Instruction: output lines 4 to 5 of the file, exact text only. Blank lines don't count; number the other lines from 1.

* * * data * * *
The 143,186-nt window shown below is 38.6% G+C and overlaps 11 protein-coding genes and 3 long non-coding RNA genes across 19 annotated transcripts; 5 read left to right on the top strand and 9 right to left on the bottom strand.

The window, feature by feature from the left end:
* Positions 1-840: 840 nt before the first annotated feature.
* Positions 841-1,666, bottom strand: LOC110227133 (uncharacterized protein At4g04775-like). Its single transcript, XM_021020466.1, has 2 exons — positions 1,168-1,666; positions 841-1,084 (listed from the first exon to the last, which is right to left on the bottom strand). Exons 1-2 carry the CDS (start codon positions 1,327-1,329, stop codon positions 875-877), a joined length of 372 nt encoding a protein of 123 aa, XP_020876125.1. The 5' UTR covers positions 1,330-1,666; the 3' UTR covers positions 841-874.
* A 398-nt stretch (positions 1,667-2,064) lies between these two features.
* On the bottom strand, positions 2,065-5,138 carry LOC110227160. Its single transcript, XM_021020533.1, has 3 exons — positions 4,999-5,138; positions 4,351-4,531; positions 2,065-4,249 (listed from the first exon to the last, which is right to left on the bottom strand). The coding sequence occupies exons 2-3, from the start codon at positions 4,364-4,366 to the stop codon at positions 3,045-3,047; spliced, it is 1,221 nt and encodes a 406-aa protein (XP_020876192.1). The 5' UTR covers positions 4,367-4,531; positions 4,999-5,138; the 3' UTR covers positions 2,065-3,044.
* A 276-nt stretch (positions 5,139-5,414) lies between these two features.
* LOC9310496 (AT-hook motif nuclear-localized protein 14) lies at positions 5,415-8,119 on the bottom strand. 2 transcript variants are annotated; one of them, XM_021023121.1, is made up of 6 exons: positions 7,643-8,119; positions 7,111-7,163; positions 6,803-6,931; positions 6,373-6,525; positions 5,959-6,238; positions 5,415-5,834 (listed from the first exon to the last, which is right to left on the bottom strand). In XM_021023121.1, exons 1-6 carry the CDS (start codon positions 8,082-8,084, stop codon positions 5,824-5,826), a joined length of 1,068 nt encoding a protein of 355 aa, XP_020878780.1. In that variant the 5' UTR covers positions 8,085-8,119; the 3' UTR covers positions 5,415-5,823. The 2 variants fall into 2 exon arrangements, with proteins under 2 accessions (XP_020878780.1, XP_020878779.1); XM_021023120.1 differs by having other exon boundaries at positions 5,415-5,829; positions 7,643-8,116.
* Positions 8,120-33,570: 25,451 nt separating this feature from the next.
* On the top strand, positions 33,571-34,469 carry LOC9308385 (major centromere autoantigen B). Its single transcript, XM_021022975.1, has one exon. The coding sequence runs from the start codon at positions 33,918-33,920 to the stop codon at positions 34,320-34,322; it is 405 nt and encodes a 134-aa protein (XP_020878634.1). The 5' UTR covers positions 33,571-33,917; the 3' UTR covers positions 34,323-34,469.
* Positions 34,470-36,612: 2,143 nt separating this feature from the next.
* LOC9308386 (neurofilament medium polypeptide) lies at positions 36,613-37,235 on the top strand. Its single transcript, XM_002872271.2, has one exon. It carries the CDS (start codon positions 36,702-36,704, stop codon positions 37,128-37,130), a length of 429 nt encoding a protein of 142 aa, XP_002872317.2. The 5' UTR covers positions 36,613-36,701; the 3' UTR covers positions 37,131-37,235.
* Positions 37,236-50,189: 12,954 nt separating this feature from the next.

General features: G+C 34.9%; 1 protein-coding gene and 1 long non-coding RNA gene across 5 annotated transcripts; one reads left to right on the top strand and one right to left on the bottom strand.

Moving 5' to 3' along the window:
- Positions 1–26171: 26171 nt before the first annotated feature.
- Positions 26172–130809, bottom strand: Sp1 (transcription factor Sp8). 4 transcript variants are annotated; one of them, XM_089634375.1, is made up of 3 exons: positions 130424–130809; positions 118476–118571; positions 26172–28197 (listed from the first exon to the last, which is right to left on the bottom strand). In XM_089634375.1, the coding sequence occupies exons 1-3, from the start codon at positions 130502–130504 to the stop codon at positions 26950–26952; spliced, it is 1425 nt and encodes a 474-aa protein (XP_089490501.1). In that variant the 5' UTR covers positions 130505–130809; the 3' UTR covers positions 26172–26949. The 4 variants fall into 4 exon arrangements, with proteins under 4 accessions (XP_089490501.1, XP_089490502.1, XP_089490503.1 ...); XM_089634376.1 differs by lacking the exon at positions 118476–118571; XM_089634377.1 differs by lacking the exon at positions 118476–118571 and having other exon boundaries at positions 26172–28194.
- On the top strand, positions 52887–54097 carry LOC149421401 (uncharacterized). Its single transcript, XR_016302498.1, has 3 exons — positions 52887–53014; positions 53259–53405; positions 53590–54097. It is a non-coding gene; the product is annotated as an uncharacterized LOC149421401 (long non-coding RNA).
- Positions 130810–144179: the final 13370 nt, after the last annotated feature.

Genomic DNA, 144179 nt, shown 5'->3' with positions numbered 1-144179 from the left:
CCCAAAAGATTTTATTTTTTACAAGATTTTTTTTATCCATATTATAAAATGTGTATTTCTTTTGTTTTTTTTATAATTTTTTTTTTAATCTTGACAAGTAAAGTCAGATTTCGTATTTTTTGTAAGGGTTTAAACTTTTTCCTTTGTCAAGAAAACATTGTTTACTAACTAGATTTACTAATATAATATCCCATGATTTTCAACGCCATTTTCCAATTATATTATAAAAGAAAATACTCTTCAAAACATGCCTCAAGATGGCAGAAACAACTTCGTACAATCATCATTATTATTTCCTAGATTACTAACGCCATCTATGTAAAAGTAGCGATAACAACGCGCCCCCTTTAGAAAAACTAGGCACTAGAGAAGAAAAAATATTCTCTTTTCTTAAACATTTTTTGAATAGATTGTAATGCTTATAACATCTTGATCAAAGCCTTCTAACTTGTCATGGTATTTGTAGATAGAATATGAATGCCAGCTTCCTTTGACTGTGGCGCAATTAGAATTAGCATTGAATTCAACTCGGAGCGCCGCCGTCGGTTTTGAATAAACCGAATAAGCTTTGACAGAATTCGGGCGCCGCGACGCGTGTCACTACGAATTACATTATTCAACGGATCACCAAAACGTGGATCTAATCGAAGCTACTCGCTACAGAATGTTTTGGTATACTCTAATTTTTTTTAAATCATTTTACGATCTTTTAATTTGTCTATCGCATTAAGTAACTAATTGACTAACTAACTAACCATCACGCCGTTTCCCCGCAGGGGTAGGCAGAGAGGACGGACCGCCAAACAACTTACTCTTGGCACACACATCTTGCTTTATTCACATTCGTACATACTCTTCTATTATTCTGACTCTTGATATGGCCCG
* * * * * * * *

* Positions 841-1,666, bottom strand: LOC110227133 (uncharacterized protein At4g04775-like). Its single transcript, XM_021020466.1, has 2 exons — positions 1,168-1,666; positions 841-1,084 (listed from the first exon to the last, which is right to left on the bottom strand). Exons 1-2 carry the CDS (start codon positions 1,327-1,329, stop codon positions 875-877), a joined length of 372 nt encoding a protein of 123 aa, XP_020876125.1. The 5' UTR covers positions 1,330-1,666; the 3' UTR covers positions 841-874.
* A 398-nt stretch (positions 1,667-2,064) lies between these two features.